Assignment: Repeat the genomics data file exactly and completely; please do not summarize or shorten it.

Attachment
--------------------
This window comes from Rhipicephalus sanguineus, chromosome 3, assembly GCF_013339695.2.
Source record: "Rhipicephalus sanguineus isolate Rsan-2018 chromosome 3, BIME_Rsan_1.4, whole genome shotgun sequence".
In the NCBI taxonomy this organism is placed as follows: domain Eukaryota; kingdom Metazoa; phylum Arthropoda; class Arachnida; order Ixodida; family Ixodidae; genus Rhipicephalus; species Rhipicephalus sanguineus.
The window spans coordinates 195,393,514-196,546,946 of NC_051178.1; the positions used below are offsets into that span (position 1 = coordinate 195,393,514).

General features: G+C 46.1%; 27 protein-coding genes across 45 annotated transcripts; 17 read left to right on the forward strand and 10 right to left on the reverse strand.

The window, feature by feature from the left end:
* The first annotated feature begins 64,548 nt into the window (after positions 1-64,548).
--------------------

This window comes from Rhipicephalus sanguineus, chromosome 3, assembly GCF_013339695.2.
Source record: "Rhipicephalus sanguineus isolate Rsan-2018 chromosome 3, BIME_Rsan_1.4, whole genome shotgun sequence".
In the NCBI taxonomy this organism is placed as follows: domain Eukaryota; kingdom Metazoa; phylum Arthropoda; class Arachnida; order Ixodida; family Ixodidae; genus Rhipicephalus; species Rhipicephalus sanguineus.
The window spans coordinates 195,393,514-196,546,946 of NC_051178.1; the positions used below are offsets into that span (position 1 = coordinate 195,393,514).

General features: G+C 46.1%; 27 protein-coding genes across 45 annotated transcripts; 17 read left to right on the forward strand and 10 right to left on the reverse strand.

The window, feature by feature from the left end:
* The first annotated feature begins 64,548 nt into the window (after positions 1-64,548).